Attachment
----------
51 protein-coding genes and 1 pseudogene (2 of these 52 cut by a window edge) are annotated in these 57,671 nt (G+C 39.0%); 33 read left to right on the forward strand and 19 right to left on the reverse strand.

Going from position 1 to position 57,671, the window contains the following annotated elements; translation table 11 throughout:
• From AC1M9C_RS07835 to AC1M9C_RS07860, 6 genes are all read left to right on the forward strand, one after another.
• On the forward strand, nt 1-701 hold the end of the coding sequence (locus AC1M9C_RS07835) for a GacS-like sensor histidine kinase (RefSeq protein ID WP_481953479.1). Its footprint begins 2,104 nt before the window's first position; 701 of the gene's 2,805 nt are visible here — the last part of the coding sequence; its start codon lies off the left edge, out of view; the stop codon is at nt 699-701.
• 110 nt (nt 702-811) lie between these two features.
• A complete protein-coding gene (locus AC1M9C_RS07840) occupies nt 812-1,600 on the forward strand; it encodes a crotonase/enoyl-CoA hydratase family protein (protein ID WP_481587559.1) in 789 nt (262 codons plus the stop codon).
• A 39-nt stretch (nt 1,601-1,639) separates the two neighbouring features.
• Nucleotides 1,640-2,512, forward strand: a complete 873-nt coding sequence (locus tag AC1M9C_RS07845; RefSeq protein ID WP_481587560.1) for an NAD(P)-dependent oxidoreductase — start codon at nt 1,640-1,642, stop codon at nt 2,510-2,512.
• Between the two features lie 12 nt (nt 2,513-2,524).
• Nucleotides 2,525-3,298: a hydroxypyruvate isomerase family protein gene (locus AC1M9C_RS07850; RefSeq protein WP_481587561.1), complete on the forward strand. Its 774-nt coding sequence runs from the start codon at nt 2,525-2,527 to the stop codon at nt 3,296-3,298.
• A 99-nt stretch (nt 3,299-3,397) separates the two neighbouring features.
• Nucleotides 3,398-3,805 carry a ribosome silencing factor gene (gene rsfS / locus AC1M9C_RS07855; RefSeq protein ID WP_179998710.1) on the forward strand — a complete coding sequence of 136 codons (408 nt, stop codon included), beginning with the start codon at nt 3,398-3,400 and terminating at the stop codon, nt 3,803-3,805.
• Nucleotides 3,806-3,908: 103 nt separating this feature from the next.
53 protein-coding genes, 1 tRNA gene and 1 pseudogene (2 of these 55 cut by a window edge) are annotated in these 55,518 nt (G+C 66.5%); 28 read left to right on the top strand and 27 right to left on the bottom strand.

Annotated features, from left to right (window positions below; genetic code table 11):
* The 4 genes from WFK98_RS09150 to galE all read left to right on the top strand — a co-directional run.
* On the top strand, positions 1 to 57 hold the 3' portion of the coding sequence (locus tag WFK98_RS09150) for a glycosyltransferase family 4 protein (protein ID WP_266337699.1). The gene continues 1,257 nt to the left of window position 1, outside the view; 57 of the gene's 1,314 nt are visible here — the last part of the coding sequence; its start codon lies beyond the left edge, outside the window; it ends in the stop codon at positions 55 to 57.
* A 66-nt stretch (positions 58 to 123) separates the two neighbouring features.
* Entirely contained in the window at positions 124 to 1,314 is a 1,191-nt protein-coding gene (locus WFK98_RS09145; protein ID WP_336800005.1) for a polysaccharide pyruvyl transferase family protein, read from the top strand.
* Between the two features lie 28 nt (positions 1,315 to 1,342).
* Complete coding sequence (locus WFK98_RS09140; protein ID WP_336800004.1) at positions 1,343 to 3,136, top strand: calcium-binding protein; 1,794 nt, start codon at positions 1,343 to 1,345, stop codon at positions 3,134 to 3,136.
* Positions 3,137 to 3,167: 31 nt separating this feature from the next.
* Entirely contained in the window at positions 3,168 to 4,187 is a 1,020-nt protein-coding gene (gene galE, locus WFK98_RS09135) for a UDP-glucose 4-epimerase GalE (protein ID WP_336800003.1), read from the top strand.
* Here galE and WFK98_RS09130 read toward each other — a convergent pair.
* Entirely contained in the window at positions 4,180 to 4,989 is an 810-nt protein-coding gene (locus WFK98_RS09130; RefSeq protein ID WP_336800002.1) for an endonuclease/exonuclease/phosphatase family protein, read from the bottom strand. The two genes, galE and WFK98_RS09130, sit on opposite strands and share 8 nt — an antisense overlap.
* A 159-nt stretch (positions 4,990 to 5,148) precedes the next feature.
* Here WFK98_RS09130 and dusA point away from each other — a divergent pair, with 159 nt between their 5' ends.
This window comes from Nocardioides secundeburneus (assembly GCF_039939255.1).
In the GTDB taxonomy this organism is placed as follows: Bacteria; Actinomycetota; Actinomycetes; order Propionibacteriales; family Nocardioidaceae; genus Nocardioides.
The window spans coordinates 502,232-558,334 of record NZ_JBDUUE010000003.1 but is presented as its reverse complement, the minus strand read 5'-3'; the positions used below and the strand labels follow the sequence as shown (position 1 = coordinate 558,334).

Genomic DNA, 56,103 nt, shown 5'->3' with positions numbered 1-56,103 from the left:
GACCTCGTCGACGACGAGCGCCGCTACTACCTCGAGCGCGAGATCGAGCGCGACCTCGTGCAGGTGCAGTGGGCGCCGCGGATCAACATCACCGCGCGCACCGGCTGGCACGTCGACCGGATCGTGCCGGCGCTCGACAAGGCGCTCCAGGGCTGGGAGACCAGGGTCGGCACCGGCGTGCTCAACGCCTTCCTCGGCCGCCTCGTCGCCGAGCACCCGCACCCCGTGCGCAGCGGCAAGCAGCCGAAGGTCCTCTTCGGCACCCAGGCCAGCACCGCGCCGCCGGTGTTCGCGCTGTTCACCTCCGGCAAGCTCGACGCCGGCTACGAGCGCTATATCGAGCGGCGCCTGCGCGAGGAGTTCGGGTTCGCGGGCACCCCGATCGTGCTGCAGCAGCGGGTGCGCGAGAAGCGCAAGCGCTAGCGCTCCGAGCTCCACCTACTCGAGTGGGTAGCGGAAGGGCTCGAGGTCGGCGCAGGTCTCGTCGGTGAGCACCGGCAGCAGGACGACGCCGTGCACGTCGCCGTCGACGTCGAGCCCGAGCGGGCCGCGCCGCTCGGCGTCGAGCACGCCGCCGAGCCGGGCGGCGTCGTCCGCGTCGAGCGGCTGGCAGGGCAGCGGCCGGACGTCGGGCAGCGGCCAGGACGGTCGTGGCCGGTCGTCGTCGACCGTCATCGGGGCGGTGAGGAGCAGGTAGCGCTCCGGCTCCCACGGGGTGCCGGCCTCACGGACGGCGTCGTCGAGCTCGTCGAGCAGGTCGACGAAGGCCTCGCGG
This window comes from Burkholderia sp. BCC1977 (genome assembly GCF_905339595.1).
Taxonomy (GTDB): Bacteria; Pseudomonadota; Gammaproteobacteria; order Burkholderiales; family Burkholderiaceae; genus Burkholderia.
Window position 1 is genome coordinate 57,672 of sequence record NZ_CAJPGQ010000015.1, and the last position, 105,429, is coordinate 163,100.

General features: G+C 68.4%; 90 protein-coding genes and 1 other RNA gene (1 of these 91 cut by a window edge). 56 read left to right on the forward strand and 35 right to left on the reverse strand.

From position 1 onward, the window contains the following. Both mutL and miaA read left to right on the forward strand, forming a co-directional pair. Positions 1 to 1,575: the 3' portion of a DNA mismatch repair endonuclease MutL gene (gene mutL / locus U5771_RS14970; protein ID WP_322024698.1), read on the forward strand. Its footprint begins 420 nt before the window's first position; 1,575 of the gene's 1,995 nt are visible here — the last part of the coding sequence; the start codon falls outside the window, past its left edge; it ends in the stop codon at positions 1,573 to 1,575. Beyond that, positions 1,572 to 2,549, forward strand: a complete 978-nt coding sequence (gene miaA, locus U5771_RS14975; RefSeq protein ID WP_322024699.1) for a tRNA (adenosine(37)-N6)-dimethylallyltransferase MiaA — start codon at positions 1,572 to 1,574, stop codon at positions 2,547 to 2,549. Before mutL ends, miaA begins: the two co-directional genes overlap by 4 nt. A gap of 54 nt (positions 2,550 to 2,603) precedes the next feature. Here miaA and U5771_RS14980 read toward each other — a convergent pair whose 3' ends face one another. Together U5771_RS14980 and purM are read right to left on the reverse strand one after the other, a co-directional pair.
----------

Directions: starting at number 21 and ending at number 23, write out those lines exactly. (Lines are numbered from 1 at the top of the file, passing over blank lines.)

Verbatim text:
* Complete coding sequence (locus WFK98_RS09140; protein ID WP_336800004.1) at positions 1,343 to 3,136, top strand: calcium-binding protein; 1,794 nt, start codon at positions 1,343 to 1,345, stop codon at positions 3,134 to 3,136.
* Positions 3,137 to 3,167: 31 nt separating this feature from the next.
* Entirely contained in the window at positions 3,168 to 4,187 is a 1,020-nt protein-coding gene (gene galE, locus WFK98_RS09135) for a UDP-glucose 4-epimerase GalE (protein ID WP_336800003.1), read from the top strand.